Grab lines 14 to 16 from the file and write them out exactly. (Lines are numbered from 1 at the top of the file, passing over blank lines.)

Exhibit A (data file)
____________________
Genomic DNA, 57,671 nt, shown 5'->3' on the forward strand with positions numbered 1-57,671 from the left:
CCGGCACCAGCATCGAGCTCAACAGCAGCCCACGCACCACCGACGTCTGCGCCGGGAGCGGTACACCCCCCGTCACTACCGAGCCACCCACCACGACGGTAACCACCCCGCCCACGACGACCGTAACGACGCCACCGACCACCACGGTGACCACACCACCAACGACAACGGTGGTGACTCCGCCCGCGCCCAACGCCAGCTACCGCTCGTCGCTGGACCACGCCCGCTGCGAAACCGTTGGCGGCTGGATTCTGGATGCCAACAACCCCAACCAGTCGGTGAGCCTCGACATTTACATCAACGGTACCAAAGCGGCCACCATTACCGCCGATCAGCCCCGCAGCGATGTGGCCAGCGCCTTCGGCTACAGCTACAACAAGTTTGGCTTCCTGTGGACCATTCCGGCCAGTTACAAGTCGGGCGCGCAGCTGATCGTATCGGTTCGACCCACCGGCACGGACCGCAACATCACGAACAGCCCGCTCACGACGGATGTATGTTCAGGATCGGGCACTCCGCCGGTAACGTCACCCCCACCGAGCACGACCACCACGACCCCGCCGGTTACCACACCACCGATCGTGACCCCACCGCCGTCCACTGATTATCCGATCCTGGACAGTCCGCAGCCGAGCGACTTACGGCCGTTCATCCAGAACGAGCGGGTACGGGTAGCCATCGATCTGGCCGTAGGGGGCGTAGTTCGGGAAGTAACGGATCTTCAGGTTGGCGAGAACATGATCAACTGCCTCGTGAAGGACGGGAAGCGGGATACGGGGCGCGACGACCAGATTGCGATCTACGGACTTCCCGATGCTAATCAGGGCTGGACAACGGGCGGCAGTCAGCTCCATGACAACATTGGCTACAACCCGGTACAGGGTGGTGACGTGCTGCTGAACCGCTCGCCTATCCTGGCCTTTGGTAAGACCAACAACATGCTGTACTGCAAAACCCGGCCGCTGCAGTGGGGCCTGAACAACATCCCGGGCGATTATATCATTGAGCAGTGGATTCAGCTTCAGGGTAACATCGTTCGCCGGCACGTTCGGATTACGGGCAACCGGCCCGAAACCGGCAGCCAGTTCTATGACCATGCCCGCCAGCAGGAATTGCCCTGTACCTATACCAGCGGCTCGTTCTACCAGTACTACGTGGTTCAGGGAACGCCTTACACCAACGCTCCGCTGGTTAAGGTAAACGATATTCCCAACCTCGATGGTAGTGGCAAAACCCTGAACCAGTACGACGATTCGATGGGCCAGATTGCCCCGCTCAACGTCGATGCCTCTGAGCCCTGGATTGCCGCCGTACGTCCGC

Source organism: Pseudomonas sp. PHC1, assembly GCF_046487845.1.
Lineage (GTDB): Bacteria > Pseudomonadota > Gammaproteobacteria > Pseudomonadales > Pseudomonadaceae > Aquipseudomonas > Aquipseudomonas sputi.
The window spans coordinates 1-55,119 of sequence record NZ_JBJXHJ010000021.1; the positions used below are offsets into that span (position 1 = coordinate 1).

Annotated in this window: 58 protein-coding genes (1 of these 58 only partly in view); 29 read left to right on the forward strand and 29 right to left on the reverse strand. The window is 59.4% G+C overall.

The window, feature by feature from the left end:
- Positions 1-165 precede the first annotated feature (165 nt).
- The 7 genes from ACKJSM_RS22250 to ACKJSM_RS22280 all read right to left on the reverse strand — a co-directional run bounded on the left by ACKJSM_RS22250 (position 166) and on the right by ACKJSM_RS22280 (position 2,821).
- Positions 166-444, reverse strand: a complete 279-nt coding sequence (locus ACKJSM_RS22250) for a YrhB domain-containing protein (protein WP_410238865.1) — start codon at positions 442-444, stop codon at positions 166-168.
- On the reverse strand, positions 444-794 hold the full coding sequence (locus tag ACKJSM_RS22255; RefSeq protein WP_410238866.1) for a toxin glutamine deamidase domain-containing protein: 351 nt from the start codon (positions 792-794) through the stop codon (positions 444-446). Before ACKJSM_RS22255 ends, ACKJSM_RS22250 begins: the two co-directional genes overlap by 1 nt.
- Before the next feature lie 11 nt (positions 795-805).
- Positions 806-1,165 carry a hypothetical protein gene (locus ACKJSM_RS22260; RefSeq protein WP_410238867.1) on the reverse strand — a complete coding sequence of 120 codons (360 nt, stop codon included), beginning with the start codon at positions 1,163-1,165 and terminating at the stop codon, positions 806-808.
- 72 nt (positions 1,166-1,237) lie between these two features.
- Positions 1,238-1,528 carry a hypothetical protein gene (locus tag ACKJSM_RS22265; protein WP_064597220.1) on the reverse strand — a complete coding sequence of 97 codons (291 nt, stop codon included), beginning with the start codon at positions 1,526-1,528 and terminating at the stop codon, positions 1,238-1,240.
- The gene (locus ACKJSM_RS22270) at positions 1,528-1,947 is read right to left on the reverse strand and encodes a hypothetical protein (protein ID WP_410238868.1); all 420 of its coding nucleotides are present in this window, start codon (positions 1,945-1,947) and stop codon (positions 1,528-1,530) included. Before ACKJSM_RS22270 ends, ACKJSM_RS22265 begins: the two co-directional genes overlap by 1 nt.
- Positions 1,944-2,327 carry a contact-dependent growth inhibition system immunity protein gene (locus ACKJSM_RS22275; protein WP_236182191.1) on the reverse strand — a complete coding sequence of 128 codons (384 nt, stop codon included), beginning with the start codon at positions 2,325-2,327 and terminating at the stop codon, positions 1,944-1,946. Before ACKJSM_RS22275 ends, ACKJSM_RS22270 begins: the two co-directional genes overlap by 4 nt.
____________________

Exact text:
- 72 nt (positions 1,166-1,237) lie between these two features.
- Positions 1,238-1,528 carry a hypothetical protein gene (locus tag ACKJSM_RS22265; protein WP_064597220.1) on the reverse strand — a complete coding sequence of 97 codons (291 nt, stop codon included), beginning with the start codon at positions 1,526-1,528 and terminating at the stop codon, positions 1,238-1,240.
- The gene (locus ACKJSM_RS22270) at positions 1,528-1,947 is read right to left on the reverse strand and encodes a hypothetical protein (protein ID WP_410238868.1); all 420 of its coding nucleotides are present in this window, start codon (positions 1,945-1,947) and stop codon (positions 1,528-1,530) included. Before ACKJSM_RS22270 ends, ACKJSM_RS22265 begins: the two co-directional genes overlap by 1 nt.